IMDB // The Valley girl characters Cher Horowitz and Dionne Davenport in “Clueless”
Like, yes. Like totally. Like finally. The Valley girls of the world have been redeemed.
In what I hope is the last and final word on girl speak, the New York Times recently ran an oped by prominent linguist and literature professor John McWhorter in which he makes a case for the use of “like” and “totally.”
He speaks of the nearly universal sense that our language is being eroded by text-friendly grammar, pop music slang, and, last but not least, women like me who, like, totally say “like” a lot. And “totally.” As McWhorter sees it, the proliferation of “like” has actually made our language more sophisticated and polite because it reveals a degree of consideration and subjectivity from the speaker. McWhorter writes:
“‘Like’ often functions to acknowledge objection while underlining one’s own point. To say, ‘This is, like, the only way to make it work,’ is to implicitly recognize that this news may be unwelcome to the hearer, and to soften the blow by offering one’s suggestion discreetly swathed in a garb of hypothetical-ness.
As for “totally,” well it totally does something similar. The phrase “contains an implication: that someone has said otherwise, or that the chances of it may seem slim at first glance but in fact aren’t. As with “like,” “totally” tracks and nods to the opinions of others. It’s totally civilized.”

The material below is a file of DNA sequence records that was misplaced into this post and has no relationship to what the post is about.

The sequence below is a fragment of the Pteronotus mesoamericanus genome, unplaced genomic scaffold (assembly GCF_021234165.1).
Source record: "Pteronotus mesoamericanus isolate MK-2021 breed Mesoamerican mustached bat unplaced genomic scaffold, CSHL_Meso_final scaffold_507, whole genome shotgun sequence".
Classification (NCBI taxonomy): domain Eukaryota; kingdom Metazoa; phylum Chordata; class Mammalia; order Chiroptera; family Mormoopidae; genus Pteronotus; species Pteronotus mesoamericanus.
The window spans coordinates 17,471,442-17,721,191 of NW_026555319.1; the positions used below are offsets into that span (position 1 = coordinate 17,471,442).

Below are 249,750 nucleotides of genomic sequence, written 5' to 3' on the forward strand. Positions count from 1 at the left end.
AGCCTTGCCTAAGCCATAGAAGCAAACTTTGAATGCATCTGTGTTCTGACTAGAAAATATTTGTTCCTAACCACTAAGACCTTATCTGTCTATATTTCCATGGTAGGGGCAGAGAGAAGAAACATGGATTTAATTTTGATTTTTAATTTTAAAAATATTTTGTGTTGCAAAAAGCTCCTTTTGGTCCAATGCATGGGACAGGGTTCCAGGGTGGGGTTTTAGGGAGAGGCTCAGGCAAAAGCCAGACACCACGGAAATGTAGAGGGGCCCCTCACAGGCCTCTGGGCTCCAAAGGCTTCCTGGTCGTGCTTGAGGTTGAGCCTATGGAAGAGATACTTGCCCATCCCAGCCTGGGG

I was raised in the San Fernando Valley in the 80s by a bunch of transplants from Queens, New York. This is all to say, I never stood a chance at blending in, speech-wise at least, with any prep school crowds. As I have written about before, in my 20s I tried to cleanse myself of this verbiage, mostly of the many “likes” and “totallys” that naturally pepper my speech. I had been told, by more than one older white man on more than one occasion, that my natural way of speaking made me sound less intelligent. All the while, however, I suspected there was something unfair, if not wrong, about this widespread condemnation of Valley girl speak. I knew that when I said “like” it wasn’t because I was stupid or insecure, but rather because it gave me a way to signal that I was thinking out loud, had yet to draw any conclusions and was open to other approaches or opinions on the topic. I hadn’t thought about in terms of messaging subjectivity, but that is exactly what I was trying to message: I think, like, one thing, you might think another, and that is totally cool. How totally civil is that!
I eventually got over the whole Pygmalioning myself thing, and stopped worrying so much about sounding one way or another. (Hooray for one’s 30s.) So glad to hear an argument that says I am better for it.
Elissa Strauss has written for the Forward over a number of years. She is a regular contributor to CNN, whose work has been published in a number of publications including The New York Times, Glamour, ELLE, and Longreads.
The Redemption of Valley Girl Speak